You’ll notice I said “largely”. Of course, it’s not totally meaningless but as the season winds down there’s going to be a ton of attention focused on the American League East. Two regular season series match-ups remain between the New York Yankees and Boston Red Sox and I think everyone reading knows they will receive no shortage of media attention and hype. 

In some ways, that makes sense. After all, they really are one of sports’ greatest rivalries. Two franchises who have now been linked for nearly 100 years by an ill advised trade that sent Babe Ruth who would go on to become arguably the most important baseball player in the history of the sport from Boston to New York for nothing more than a bag of cash. It’s a cautionary tale for anyone looking at a short-term gain over a long term investment. 

This season once again finds the old rivals neck-and-neck as the regular season winds down. New York has a division lead of merely a half-game over Boston as of this weekend. The two teams are one and two for best record in the American League and two and three for best record in baseball, trailing only the Major League leading Philadelphia Phillies for best overall record. 

Two old rivals locked in a race for a division title that only one of them can have. Sounds like a big deal right? Well not so fast. This isn’t 1978 when the team crowned American League East Champ moves onto the post-season while the second place finisher slumps off into the sunset waiting for spring training to start and another chance at a run for World Series glory. No, this is 2011 and the loser of the American League East will in all likelihood simply move onto the playoffs as the American League Wildcard entry to the playoffs. 

The Boston Red Sox are currently 8.5 games ahead of division rivals Tampa for the AL Wildcard slot and that’s following a week when the Rays managed to take two of three from the Sox in Boston. Tampa still has seven games against the Red Sox and six against the Yankees.  That might give Rays fans some hope but the Rays just don’t appear to have the offense needed in spite of their solid pitching to go on a run against either of their division rivals.

Meanwhile the Yankees and Red Sox trade spots in the standings almost weekly. Both Boston and New York are very good but both teams also have some weaknesses. The Yankees have relied on a collection of largely veteran pitchers who could falter at any moment. Guys like Freddy Garcia and 2005 Cy Young award winner Bartolo Colon both of whom are having much better seasons than even the most optimistic Yankee fans could have predicted back in April. Meanwhile AJ Burnett continues to be a mystery and Phil Hughes has been plagued by injuries. 

The Red Sox are battling some injuries to middle of the order bats such as Kevin Youklis and David Ortiz. Even more worrisome for Sox fans is that the starting rotation, thought to be one of the league’s best when the season started, has not come together in the manner that most thought it would. Daisuke Matsuzaka cemented himself as an all-time Boston free agent bust back in the spring when the chronically inconsistent starter was lost for the remainder of the season and likely for the remainder of his career in Boston with a severe arm injury. John Lackey the big free-agent signing of the 2009-2010 offseason is still trying to find his groove in a Boston uniform and currently sports an e.r.a. of 6.02 on the season. Clay Buchholz is on the disabled list with a back injury that may or may not keep him as an observer through the end of the regular season.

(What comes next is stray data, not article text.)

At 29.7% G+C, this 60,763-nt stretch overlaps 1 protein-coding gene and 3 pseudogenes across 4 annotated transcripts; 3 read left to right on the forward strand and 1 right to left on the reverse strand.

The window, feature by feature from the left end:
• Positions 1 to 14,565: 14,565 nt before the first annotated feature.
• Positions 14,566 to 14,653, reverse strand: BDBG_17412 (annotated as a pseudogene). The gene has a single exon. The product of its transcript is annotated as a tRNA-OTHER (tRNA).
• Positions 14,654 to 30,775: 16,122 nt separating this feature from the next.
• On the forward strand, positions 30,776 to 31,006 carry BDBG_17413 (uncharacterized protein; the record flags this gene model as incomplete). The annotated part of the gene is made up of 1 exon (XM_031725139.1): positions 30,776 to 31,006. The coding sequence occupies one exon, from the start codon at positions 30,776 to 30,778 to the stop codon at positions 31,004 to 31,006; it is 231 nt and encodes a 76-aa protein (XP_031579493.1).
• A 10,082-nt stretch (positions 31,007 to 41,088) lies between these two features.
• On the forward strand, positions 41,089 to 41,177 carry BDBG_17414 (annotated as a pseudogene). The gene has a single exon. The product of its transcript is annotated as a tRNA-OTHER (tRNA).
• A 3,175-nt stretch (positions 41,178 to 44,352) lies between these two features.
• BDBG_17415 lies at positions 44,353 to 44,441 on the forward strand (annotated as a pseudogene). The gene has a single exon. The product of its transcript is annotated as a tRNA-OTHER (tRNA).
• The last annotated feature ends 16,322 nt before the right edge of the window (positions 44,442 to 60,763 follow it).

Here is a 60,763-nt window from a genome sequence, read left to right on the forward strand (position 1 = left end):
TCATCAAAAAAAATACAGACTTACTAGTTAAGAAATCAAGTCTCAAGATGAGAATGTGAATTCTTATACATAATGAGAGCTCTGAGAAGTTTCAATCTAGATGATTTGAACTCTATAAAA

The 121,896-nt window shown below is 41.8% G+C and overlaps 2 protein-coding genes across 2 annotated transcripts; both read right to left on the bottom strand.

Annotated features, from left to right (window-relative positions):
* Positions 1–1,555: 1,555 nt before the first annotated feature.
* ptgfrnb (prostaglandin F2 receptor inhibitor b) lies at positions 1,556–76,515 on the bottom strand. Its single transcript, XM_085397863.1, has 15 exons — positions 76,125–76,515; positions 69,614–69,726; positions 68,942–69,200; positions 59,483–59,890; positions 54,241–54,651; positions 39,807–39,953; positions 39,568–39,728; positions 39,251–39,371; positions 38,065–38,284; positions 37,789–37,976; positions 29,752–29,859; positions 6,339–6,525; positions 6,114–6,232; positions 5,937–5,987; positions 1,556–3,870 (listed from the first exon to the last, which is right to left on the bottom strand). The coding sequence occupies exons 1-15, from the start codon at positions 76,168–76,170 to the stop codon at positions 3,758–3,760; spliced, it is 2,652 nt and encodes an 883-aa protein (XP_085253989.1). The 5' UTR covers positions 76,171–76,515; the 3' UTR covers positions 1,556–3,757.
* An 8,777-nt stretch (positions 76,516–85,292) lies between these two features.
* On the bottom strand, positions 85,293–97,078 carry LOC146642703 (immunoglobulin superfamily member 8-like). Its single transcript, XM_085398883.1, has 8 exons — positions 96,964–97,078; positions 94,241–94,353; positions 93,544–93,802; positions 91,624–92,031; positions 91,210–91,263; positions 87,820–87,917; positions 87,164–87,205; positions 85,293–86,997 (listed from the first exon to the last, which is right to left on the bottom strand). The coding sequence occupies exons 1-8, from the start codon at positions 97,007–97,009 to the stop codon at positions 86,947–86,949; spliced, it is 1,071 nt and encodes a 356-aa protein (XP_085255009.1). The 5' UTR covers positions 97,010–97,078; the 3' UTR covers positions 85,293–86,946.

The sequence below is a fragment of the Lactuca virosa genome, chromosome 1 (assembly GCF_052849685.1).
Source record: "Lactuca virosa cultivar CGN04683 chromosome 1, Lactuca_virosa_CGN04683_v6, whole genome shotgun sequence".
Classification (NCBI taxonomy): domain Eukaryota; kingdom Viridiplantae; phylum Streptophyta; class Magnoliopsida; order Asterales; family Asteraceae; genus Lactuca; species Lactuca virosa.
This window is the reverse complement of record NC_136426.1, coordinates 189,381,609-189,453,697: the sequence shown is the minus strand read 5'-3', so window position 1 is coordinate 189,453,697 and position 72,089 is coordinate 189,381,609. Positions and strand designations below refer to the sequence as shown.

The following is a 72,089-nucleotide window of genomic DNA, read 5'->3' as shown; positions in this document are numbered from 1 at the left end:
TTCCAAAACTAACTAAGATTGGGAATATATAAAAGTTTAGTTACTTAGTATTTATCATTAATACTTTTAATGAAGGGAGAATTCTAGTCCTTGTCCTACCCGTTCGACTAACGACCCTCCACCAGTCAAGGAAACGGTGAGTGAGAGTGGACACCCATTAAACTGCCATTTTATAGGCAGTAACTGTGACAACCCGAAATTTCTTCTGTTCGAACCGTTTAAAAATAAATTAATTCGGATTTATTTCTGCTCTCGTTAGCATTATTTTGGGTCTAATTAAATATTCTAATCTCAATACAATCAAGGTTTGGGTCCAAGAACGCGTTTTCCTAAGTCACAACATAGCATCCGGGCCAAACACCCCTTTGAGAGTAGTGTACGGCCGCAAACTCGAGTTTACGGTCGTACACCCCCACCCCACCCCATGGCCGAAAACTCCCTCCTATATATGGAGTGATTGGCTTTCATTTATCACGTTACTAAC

These injuries have turned the Boston rotation once thought to be one of their greatest strengths into a bit of a question mark. Yes, the team is getting Cy Young caliber stuff out of Josh Beckett and Jon Lester but the names Andrew Miller and Eric Bedard were not on the tips of many Red Sox fans tongues as possible starters in October back in April. Veteran Knuckleballer Tim Wakefield has done his usual admirable job by filling in when needed but he’s never been dominant and is unlikely to be a viable starting option come the playoffs.

 A race for home field is important but pales in comparison to what is going on in the American League Central where three teams, The Detroit Tigers, Cleveland Indians, and Chicago White Sox are all fighting for their postseason lives. In the National League West the defending World Series Champion San Francisco Giants are facing the very real possibility of missing the post-season all together as the upstart Arizona Diamondbacks show no signs of letting up and currently sport a 2.5 game lead over the Giants who are 7 games back of the Atlanta Braves in the National League Wildcard race.

Everyone in baseball knows it’s all about October and the postseason is a tougher entry in baseball than in any of the other three major professional team sports. Home field is really nice but gaining entry to the playoff field is the most important thing and that appears likely for both Boston and New York no matter who wins the division.  

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